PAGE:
An urban sprawl sits choking on its discharge
overwhelmed by industry
Searching for a modern day saviour from another place
inclined toward charity
Everyone’s begging for an answer
without regard to validity
the searching never ends
it goes on and on for eternity

“Come Join Us” from 1996’s The Gray Race is something of a mock recruitment song for evangelicals, but portraying their true intentions and motivations. The song highlights the fears, insecurities, frailties and ignorance of those that blindly follow a fundamentalist religion.

“Come Join Us”

So you say you gotta know why the world goes ’round
and you can’t find the truth in the things you’ve found
and you’re scared shitless ‘cuz evil abounds
Come and join us

Well I heard you were looking for a place to fit in
full of adherent people with the same objective
a family to cling to and call brethren
Come and join us

All we want to do is change your mind
All you need to do is close your eyes

So come and join us
Come and join us
Come and join us

Don’t you see the trouble that most people are in
and that they just want you for their own advantage
but I swear to you we’re different from all of them
Come and join us
I can tell you are lookin’ for a way to live
where truth is determined by consensus
full of codified arbitrary directives
Come and join us

All we want to have is your small mind
turn it into one of our own kind
You can go through life adrift and alone
desperate, desolate, on your own
but we’re lookin’ for a few more stalwart clones

So come and join us
Come and join us
Come and join us

We’ve got spite and dedication as a vehement brew
the world hates us, well we hate them too
but you’re exempted of course if you
Come and join us
Independent, self-contented, revolutionary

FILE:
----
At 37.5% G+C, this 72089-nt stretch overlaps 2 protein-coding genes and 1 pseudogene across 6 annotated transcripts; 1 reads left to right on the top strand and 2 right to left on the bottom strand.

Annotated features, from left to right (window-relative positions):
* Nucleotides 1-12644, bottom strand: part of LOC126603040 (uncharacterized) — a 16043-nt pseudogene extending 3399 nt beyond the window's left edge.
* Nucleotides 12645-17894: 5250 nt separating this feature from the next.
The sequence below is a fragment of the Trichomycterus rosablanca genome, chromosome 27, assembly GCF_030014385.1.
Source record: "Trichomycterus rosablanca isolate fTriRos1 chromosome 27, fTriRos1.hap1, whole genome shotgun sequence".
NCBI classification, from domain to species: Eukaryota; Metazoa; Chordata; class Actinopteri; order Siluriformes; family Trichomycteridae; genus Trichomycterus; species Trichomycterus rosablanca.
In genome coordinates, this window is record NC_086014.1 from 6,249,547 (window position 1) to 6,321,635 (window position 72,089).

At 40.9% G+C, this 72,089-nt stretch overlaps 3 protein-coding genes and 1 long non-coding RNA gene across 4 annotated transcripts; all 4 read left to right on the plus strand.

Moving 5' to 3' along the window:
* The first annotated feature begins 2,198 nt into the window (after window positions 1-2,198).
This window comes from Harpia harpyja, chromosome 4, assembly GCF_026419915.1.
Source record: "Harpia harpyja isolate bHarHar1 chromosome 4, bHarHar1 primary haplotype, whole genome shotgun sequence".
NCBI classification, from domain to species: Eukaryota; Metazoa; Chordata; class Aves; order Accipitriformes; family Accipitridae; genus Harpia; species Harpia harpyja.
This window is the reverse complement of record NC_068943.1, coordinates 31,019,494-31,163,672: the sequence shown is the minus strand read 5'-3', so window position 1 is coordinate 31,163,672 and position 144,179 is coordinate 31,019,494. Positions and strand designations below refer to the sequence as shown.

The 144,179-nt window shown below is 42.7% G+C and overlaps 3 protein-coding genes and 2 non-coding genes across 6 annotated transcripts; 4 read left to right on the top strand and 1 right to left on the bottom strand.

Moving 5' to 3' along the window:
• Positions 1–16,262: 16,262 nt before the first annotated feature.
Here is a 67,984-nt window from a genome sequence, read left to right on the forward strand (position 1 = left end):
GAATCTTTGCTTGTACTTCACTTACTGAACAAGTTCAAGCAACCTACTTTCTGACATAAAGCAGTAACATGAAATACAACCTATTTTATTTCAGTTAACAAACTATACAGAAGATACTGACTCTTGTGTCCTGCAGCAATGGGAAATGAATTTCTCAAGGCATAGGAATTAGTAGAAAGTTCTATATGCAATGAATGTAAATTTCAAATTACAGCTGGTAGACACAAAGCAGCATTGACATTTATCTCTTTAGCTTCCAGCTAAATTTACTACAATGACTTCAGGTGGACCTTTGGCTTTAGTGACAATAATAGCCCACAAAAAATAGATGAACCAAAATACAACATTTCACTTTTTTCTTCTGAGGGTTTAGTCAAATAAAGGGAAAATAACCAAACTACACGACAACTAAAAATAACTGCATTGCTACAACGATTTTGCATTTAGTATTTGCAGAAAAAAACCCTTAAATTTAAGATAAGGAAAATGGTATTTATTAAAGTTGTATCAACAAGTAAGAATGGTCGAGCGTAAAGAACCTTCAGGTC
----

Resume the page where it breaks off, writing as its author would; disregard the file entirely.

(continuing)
intellectual, brave, strong and scholarly
if you’re not one of them, you’re us already so
Come and join us

“Faith alone”, from 1990’s Against the Grain, tells of how faith has failed society, and that we must proactively take responsibility for our actions and fix up the world’s problems. Be it the environment, conflict or societal problems, sitting around thinking that God will fix things is counter-productive. When also cannot expect scientists to clean up our mess in the future, we must all be held accountable. Often I have confronted theists online who really do believe that everything will be sorted out be God. To me this is indicative of their inability to take any responsibility.

“Faith Alone”

Heard a sermon from a creaky pulpit with no one in the nave
I paid a visit to the synagogue and I left there feeling blamed
No one could tell me what to do, they had not the capacity to answer me

What the world needs now is some answers to our problems
We can’t buy more time ’cause our tender isn’t valid
If your soul needs love you can get consoled by pity
But it looks as though faith alone won’t sustain us no more

Watched the scientists throw up their hands conceding, “progress will resolve it all”
Saw the manufacturers of earth’s debris ignore another green peace call
No one could tell me what to do, no one had the ability to answer me

What the world needs now is some accountability
We can’t buy more time ’cause time won’t accept our money
If your soul needs love you can always have my pity
But it looks as though faith alone won’t sustain us no more…

What the world needs now is some answers to our problems
We can’t buy more time ’cause our tender isn’t valid
What the world needs now is some accountability
If your soul needs love you can get consoled by pity
But faith alone won’t sustain us anymore
faith alone won’t sustain us anymore

Even the most staunch atheist will at times acknowledge the security of faith, but this song counters that with the cognitive dissonance one must suffer in order to have this faith. In “Materialist” from 2002’s Process of Belief, Greg sings of his inability to faith in a God when all the evidence he confronts points to a godless reality. Despite the security that religion can give a believer, the material evidence points to a reality which requires no God to explain its intricacies.